Destination: Northumberland

Trail Running editor Paul Larkins discovered the delights of the North East last summer

Dove Crag looking towards Simonside

by Paul Larkins |

History books don’t record St Cuthbert’s favourite brand when it came to running shoes, but it doesn’t take much to conclude, judging from all the evidence we’ve gathered, that he must have been one of the earliest known off-road running legends, given the paths and tracks the county’s patron saint frequented on his Northumberland adventures.

The cold historical facts suggest St Cuthbert retired in 676 to spend his time contemplating (and with it logging some big miles), moving to what is now named St Cuthbert’s Cave to do so. But even back then, like today, it had to be known as a good place to start an eight-mile run, give or take. The paths and accompanying views are just so inviting.

Of course, there’s much more to his tale, including becoming an archbishop, fleeing from the Danes, becoming the leader of a cult long after his death after being perfectly preserved for centuries (further proof of his fitness; running is good for you after all) and most importantly lending his name to the county’s eider duck – the Cuddy. But it’s at this point we’ll take up the reins and ferry you on a journey of discovery, culture and what can only be described as stunning runs. We might even see a duck or two.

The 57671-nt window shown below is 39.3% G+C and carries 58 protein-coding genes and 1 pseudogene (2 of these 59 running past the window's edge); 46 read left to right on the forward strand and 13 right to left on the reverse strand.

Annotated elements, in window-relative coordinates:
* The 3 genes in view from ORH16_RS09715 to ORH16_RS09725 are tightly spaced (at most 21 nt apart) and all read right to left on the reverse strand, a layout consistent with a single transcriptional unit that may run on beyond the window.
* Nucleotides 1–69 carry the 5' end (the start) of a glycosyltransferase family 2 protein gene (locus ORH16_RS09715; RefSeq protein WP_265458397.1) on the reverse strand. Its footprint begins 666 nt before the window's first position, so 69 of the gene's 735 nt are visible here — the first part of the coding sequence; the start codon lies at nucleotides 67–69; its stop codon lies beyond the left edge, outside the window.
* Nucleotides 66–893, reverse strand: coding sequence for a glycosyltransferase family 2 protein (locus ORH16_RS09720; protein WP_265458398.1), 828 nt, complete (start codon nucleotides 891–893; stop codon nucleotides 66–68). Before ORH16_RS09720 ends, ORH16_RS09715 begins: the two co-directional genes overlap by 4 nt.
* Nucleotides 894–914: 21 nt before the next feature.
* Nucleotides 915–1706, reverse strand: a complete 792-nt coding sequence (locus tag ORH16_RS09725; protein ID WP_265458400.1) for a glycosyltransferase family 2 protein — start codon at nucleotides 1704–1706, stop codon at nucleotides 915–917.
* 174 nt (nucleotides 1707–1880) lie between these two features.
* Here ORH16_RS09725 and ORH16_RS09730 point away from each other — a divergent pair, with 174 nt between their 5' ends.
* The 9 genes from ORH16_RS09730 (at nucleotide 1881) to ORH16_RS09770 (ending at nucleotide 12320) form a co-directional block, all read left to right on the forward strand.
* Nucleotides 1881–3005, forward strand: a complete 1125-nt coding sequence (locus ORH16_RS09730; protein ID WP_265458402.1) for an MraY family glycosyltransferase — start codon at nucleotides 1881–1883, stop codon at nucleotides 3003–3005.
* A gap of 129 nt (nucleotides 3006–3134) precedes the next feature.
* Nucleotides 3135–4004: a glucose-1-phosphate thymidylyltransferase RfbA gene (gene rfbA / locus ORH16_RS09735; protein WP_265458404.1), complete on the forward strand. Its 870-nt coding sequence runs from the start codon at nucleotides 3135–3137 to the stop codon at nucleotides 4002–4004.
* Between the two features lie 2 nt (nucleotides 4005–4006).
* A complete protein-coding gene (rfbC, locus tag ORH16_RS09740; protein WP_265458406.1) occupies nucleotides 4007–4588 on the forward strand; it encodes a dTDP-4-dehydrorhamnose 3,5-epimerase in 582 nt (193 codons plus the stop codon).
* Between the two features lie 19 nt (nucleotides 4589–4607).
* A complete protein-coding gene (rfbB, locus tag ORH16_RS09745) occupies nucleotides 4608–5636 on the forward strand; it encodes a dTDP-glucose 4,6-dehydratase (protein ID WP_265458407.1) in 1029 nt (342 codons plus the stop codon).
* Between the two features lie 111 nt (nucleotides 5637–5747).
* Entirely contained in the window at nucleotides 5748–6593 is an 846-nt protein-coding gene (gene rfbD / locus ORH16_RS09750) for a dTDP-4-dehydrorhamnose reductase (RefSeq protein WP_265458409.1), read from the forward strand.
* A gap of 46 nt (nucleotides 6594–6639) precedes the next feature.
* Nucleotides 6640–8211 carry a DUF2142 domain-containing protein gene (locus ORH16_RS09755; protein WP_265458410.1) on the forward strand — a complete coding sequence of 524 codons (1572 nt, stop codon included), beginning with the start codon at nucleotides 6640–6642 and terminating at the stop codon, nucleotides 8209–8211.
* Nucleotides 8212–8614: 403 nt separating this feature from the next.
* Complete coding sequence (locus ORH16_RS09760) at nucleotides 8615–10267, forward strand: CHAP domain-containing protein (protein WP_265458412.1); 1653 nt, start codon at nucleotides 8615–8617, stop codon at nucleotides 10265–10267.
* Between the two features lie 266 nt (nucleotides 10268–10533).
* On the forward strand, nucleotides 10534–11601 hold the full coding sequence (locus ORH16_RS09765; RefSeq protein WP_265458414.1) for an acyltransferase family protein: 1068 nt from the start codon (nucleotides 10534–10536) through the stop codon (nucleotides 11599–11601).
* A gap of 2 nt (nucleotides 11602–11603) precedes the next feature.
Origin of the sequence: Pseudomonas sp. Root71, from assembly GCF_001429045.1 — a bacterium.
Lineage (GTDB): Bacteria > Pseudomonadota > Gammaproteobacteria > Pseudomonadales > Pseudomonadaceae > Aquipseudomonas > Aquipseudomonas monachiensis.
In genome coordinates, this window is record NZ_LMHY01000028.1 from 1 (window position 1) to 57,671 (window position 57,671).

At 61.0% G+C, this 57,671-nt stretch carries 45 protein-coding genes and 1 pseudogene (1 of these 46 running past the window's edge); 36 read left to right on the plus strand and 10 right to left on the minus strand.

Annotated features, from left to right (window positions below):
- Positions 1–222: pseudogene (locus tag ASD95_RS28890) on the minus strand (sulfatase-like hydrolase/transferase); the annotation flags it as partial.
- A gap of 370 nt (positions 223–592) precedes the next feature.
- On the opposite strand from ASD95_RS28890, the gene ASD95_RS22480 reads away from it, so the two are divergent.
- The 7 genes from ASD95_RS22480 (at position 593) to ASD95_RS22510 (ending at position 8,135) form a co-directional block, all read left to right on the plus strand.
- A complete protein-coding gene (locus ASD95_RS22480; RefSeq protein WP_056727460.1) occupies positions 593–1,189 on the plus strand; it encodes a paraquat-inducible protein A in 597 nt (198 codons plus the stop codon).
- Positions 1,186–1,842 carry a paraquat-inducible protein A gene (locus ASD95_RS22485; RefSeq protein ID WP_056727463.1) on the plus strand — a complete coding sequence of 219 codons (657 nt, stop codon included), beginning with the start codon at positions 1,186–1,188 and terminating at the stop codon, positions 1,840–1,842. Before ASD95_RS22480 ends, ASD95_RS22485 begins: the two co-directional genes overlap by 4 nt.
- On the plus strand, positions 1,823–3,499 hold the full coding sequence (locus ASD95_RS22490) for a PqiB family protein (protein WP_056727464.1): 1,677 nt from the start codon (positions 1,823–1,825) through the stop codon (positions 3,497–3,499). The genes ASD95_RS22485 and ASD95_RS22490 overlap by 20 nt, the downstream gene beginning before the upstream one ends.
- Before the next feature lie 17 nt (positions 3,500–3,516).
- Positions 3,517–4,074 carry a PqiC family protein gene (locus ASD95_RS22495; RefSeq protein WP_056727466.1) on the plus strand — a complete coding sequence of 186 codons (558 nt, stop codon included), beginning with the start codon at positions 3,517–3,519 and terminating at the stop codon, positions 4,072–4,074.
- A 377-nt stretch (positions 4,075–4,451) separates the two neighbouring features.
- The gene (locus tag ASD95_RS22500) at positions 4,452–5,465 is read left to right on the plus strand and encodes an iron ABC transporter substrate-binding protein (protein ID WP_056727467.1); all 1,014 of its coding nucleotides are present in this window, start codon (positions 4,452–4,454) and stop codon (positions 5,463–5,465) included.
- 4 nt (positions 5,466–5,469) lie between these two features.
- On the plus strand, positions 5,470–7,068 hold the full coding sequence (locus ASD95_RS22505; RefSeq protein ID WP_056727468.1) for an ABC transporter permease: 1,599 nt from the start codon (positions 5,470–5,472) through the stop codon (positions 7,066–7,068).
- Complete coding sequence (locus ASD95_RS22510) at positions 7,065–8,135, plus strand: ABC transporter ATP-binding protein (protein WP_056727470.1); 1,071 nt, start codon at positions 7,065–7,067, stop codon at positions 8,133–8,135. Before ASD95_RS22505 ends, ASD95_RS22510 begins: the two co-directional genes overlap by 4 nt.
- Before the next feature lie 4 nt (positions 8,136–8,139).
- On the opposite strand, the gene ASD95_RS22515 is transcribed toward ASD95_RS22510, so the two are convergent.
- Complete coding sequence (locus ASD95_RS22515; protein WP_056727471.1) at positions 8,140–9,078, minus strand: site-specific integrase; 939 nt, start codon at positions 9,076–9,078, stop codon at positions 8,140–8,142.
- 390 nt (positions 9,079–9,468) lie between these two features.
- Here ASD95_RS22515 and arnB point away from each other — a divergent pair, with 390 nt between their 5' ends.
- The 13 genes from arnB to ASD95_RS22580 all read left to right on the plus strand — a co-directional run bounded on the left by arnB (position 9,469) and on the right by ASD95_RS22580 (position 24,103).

With nearly 40 miles of pristine beaches, an incredible national park featuring endless rolling moorland that disappears into the far distance, and that wonderful history we’ve already hinted at, it’s no wonder that Northumberland can rightly claim to be one of the finest counties in Britain for us running folk. We’d describe it as a hidden gem but actually that doesn’t do justice to the range and wealth of countryside at your feet. It’s nothing short of simply superb.